Who Was The Dagda in Irish Mythology?
The Dagda is one of the most prominent figures in the early myths of Ireland. The brother of the first king of the Tuatha de Dannan, he was one of the first of those people to come to Ireland.
He plays a prominent role in the story of how the Tuatha de Dannan gained control of Ireland and became its gods. His importance goes far beyond those early battles, however.
The Dagda is often thought of as an earth god who had dominion over agriculture and fertility. While he was often associated with food, however, this was not his only function.
The Dagda was a master of magic and of warfare. Known for his wisdom and strength, he was a formidable opponent both on and off the battlefield.
He became one of Ireland’s legendary kings and was the father of many of the gods. He was the husband and compliment to one of the pantheon’s most famous goddesses as well.
The Dagda was a powerful figure whose magic bridged the divide between life and death. A god of the earth, he was also a god of death, order, and natural law.
The Dagda, An Dagda in Irish, is usually interpreted as a god of the earth.
He is often compared to the Norse god Odin because of his association with magic. The two gods were likely derived from the same source.
Both were also father figures in their respective pantheons. The Dagda’s position as a father to many other gods and heroes emphasized his role as a god of fertility and bounty.
Many myths emphasize food and plenty when they discuss the Dagda. He was said to not only have an immense appetite, but also to be able to provide amply for others.
The Dagda owned a cauldron that never went dry, so no matter how many people he hosted no one would ever be left unsatisfied. His ladle was big enough for two men to fit into.
He also owned an orchard where the trees were always heavy with ripe fruit. He had two pigs so that one could always be roasting while the other grew to replace it.
The first mention of the Dagda in the telling of the Second Battle of Mag Tuired also concerns food.
While Bres and the Fomorians ruled over the Tuatha De Dannan, the Dagda worked hard every day. Each night he came home and ate a rich meal.
A blind man named Cridenbel was jealous of the Dagda’s feasts. His mouth grew in his torso and his appetite was almost as large as the Dagda’s own.
Cridenbel told the Dagda that honor demanded the bounty be shared, so Cridenbel should be given the three best morsels of the Dagda’s meal. Each bite he took, however, was the size of an entire pig.
These three bites amounted to a third of the Dagda’s meal each day. The god soon grew to resent his neighbor for taking advantage of his hospitality and became noticeably thinner from having so much food taken from his plate.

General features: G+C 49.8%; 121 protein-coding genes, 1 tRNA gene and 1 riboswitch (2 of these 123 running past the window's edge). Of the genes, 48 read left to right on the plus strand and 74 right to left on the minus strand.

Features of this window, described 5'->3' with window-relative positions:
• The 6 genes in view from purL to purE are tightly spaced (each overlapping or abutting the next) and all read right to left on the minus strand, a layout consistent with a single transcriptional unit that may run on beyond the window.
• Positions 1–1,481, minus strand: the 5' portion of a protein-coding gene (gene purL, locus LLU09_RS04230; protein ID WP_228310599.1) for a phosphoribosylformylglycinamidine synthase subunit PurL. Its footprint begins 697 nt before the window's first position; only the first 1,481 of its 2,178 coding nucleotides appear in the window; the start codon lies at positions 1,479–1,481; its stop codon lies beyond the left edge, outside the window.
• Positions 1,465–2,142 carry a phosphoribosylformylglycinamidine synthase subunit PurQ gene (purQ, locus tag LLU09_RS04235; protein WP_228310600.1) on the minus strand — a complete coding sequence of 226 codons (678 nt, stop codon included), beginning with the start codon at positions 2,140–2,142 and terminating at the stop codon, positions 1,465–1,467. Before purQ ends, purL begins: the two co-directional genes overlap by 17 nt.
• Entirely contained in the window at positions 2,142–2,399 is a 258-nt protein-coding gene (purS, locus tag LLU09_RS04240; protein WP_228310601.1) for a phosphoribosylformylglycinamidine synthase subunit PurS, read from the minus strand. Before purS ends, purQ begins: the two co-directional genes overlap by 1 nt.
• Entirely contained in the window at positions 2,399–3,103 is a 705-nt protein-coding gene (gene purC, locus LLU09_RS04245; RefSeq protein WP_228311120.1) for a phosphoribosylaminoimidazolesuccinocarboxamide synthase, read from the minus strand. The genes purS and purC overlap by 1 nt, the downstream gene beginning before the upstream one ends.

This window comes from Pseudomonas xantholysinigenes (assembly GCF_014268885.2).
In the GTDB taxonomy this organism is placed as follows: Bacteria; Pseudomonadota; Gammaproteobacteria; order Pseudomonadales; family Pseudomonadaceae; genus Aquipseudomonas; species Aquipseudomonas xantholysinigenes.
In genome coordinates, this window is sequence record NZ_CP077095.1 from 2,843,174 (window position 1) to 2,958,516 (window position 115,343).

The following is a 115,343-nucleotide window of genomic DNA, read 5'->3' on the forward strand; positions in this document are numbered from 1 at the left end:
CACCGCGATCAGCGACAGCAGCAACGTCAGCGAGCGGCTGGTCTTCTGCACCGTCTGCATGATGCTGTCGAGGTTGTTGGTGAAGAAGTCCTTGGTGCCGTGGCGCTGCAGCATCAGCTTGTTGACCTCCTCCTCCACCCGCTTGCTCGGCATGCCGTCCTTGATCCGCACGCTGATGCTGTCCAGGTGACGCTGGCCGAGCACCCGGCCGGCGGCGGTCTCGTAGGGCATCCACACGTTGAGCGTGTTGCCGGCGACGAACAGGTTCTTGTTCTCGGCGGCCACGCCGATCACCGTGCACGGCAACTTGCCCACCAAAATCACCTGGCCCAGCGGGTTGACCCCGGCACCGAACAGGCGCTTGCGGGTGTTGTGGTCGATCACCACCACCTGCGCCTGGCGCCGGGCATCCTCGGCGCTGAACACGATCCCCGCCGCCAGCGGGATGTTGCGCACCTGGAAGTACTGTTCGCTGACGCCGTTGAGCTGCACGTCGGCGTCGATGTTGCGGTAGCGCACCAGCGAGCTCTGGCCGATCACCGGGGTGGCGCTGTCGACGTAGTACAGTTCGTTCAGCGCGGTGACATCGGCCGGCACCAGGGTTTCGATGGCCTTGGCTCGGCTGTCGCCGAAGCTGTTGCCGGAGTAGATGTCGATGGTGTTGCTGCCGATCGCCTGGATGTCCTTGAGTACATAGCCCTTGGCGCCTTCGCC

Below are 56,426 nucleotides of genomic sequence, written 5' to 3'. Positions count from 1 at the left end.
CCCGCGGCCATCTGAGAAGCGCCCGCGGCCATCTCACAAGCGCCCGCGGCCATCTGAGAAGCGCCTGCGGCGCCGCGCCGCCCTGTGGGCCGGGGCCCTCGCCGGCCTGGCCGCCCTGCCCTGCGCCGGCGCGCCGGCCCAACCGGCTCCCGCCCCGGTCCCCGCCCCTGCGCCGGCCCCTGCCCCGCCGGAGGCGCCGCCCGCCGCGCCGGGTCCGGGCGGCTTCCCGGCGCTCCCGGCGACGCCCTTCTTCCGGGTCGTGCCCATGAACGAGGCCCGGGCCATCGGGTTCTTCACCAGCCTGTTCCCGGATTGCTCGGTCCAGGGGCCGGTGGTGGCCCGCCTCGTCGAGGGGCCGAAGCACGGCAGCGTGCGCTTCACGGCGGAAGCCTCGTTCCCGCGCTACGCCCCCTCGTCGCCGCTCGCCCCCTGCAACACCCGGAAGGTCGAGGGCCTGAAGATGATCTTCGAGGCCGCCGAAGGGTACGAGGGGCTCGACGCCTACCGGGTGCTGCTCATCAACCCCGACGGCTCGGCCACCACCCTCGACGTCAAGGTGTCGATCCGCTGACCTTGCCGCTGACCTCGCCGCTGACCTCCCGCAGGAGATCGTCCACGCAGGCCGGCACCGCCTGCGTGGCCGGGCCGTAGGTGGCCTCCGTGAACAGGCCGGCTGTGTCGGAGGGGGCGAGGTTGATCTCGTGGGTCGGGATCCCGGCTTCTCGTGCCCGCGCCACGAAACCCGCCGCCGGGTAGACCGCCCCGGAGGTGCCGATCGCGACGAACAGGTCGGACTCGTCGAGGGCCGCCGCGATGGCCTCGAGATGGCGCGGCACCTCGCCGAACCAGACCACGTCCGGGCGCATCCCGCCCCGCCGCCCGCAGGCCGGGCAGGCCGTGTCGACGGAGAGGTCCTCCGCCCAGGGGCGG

Mag Oc saw the Dagda’s troubles and helped him devise a way to end Cridenbel’s theft. He gave the Dagda three gold coins to put in his food.
When Cridenbel asked for the three best morsels from the Dagda’s meal, the three coins were more valuable than any of the food. Cridenbel ate the coins and died when the gold stuck in his stomach.
The Dagda was accused of poisoning his neighbor and violating laws of hospitality, offenses that were punishable by death. He escaped this fate, however, by cutting open Cridenbel’s stomach and proving that it was gold, not poison, that had killed him.
This story shows that, as a god of abundance, the Dagda was likely involved in matters of hospitality and generosity. While he encouraged sharing food with his bottomless cauldron, he could also punish those who abused the traditions of hospitality to the detriment of others.
While the Dagda’s name meant “The Good God,” many descriptions of him do not seem to portray him in that way.
He is often shown as a somewhat buffoonish and comical character. He is large and gruff with a thick beard and unruly hair.
Descriptions often note that his clothes are far too small to fit his enormous frame. His stomach and buttocks stick out, emphasizing his oafish portrayal.
Despite this, however, the other characters in these legends do not seem to treat the Dagda with the disdain that would usually be seen for someone who appeared so foolish.
The Tuatha de Dannan deferred to the Dagda as a wise leader, a fearsome fighter, and a skilled mage. He was a chief among the druids and held in high regard.
Some stories even contradict the god’s brutish appearance in the way the other characters talk about the Dagda. He is described as beautiful and powerful even in some texts where his clothes are too small and his hair is unkempt.
Many historians believe that the Dagda’s oafish appearance was not an original feature of Irish mythology.
When later Christian writers recorded the legends of pagan Ireland, they had a vested interest in making the gods seem less noble and divine. In comparison to their own god, they wanted to make the pagan gods seem less legitimate and attractive.
In some cases, gods were demonized or made into less powerful faeries or other folklore characters. In the case of the Dagda, he was made to seem foolish and brutish.
Some contemporary sources challenged this portrayal. One text claimed that the Dagda was seen as a beautiful god whose magic made him a father of the earth.
Despite being associated with bounty and fertility, the Dagda was also seen as a powerful warrior.
Most Irish gods and many of the goddesses took part in the battles that formed part of their legends. This was especially true of the Tuatha de Dannan who first came to Ireland and had to fight two battles for supremacy over the island.
While the Tuatha de Dannan easily defeated the Fir Bolg, they were soon overpowered by the Fomorians. Their king, Bres, had a Fomorian father whose people he favored more than his mother’s Tuatha de Dannan kin.
In the years that the Fomorians controlled Ireland, the Dagda was one of the key figures in planning how to fight back. His brother, Nuada, had once been king so they spent years in council preparing their rebellion.